(originally published 19th September 2015)
Not precisely the question I get asked, but a version of ‘don’t you ever get bored with all this stitching?’ Of course, WE all know that it's an addiction, a form of meditation, a tactile pleasure, a way to express ourselves, a lovely way to make special gifts for special friends, an excuse to BUY NEW STUFF to feed our habit, a never-ending learning curve, and of course, we do it because it's FUN FUN FUN! Even when it's stressing us out! :)
Am-dram Wardrobe Mistress in Training...
I started by making clothes, and came to what I call 'freestyle embroidery' (anything that's kit-less and count-less) relatively late in life. I remember being the only kid in class in my first year in high-school who was already miles ahead of the teaching in 'home-ec' (domestic sciences to you Brits). I grew up in clothes made by mum, so it was a natural thing to have a go myself. Back then, there were large fabric shops where you could get any manner of textile, from shirting and denim to suiting and brocades. One in particular that I used to go to a lot was called Lizanne's, and they had four-sided mirrored columns throughout the shop for you to try a bolt of fabric up against yourself to see if the colour suited! Happy days...
Sandwiching the very first quilt.
I started having a go at cross stitch (I actually think I was working on hardanger fabric now I look back) when my auntie gave me some threads and fabric and a wee design. I was hooked! That little sample piece became the label for the first quilt I ever stitched. The quilt took me a year to piece and a year to quilt (I wasn't in a rush). I used to travel up and down on the Toronto underground to work with a ziplock bag in my handbag, with enough piecing to keep me busy for the return journey. My love affair with fabrics continues to the present day.
This will be the Jolly Rancher quilt one day!
My first quilt show in this country was the early summer Malvern Quilt Show, back in the late 1990's, and I was going through a COLOUR RULES phase - I had a gorgeous time buying fat quarters (what the heck is that anyway?!?) in every bright colour I could see, and eventually the Jolly Roger quilt was stitched. It was named after my favourite sweets back in Canada, and I'm afraid to say the house I had at the time ended up being in all these same colours! (Oh, and a 'fat quarter' is a term for a piece of fabric which measures roughly 50cm square...)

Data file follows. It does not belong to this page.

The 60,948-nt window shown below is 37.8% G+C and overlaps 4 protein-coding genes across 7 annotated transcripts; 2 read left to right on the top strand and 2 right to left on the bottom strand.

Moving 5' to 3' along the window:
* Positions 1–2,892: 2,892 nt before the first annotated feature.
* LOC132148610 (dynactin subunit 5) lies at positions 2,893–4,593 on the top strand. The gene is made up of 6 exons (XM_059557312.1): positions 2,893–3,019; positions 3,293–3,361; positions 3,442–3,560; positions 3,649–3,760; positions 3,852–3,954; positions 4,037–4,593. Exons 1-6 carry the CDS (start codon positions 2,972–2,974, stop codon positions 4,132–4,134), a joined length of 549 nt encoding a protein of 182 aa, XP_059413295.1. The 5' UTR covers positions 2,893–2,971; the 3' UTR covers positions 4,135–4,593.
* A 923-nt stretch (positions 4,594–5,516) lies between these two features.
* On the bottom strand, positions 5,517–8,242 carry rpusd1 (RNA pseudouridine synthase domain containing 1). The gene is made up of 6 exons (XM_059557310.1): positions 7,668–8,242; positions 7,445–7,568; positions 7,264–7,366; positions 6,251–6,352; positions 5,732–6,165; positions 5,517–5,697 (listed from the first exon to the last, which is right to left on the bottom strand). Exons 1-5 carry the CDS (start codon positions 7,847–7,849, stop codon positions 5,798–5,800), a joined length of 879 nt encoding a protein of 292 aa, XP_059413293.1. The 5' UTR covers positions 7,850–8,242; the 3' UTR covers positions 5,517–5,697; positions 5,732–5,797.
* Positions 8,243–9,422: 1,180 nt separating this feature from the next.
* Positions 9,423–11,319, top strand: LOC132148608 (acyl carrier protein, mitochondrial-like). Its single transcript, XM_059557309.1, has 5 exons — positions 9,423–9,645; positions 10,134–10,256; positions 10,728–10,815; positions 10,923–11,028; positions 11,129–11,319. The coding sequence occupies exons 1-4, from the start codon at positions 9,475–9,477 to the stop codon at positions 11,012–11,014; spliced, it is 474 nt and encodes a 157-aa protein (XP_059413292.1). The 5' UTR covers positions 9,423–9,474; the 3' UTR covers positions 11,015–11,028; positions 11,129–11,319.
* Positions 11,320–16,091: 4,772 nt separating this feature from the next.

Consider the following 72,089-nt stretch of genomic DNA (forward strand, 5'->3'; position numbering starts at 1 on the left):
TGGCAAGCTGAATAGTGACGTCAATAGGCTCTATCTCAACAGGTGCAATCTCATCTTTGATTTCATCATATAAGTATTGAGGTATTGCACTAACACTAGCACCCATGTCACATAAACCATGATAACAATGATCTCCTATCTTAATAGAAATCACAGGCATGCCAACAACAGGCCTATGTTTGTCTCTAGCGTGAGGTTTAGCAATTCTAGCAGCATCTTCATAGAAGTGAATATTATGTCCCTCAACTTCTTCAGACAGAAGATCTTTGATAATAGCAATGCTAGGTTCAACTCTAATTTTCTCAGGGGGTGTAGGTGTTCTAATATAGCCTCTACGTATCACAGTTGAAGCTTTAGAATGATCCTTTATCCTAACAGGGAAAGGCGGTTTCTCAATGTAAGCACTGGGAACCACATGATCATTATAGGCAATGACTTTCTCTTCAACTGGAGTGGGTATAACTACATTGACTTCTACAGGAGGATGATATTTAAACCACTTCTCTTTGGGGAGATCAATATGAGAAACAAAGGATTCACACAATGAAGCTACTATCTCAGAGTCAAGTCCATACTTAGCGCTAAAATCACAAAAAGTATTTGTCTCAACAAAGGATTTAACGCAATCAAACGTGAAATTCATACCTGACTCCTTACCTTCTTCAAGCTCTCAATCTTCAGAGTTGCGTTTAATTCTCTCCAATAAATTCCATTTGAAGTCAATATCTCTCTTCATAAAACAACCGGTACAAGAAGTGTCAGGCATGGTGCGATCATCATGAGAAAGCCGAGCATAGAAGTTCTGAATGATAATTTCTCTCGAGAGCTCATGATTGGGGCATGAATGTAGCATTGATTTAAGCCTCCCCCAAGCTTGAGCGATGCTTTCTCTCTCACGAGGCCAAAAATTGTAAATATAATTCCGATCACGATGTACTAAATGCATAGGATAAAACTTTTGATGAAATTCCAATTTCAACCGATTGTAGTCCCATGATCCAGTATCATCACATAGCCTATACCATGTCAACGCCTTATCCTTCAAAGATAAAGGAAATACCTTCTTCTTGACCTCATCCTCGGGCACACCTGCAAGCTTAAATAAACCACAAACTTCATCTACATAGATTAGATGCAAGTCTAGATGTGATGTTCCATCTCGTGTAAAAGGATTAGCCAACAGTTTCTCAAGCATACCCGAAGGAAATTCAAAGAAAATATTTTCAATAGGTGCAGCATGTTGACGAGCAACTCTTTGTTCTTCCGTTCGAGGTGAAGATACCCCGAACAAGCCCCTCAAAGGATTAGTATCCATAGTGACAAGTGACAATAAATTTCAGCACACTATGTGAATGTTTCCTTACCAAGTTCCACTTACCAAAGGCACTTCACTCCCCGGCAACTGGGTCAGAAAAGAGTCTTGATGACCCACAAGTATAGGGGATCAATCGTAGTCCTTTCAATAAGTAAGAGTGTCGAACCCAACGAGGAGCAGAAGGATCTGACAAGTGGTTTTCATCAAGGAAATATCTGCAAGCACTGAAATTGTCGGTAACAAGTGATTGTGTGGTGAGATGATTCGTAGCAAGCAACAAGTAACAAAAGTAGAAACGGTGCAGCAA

An apprentice and a farthingale...
Stitching was well and truly part of life, and it was how I switched off from 'out there' every day. I would come home from work most evenings and work on something stitchy. It was only when, as happens to many of us, I reached a point in my 'career' where I couldn't go any further, didn't really enjoy what I was doing any more, that I decided to switch direction. Stitch was the one constant in a life that had changed and changed again, and eventually (FAR too long a story for here!) I found myself training as an apprentice at the Royal School of Needlework in Hampton Court Palace on the outskirts of London. I remember thinking as I walked up the main drive on my first day "I'm Harry Potter and this is Hogwarts - what house will I be sorted into?" I'm so grateful for the opportunity to have spent three years stitching my fingers off, surrounded by other professionals-in-training and even more general enthusiasts. Many of the tutors have since become friends, and my links to that amazing institution remain strong.
Working on a commission
It's hard to believe that this dramatic leap happened over a decade ago, and that for the past 10 years I've been working as a professional creative - even more amazing is that there's still so much to learn and do and design and stitch (and buy, but we won't talk about that). I remember a conversation I had with my lovely mum just before Christmas during my first year at the RSN - we'd just handed in our first term's assignments, and were spending a couple of weeks jobbing in the studio. I clearly remember saying to her that I'd never been so exhausted AND excited at the same time. Things haven't changed much!
Working on the Sherborne Missal design
I stitch because I have to - I don't know what I'd do otherwise. The feel of the materials, the act of putting thread to needle to fabric, the joy of seeing a design worked through, AND seeing students reach the same point, is what life's all about for me. And don't even get me on the topic of knitting and crochet... or art dolls... or corset making... :) :) :) Why do you stitch? Love 'n Stitches, Kelley p.s... if you liked this post, you might like this!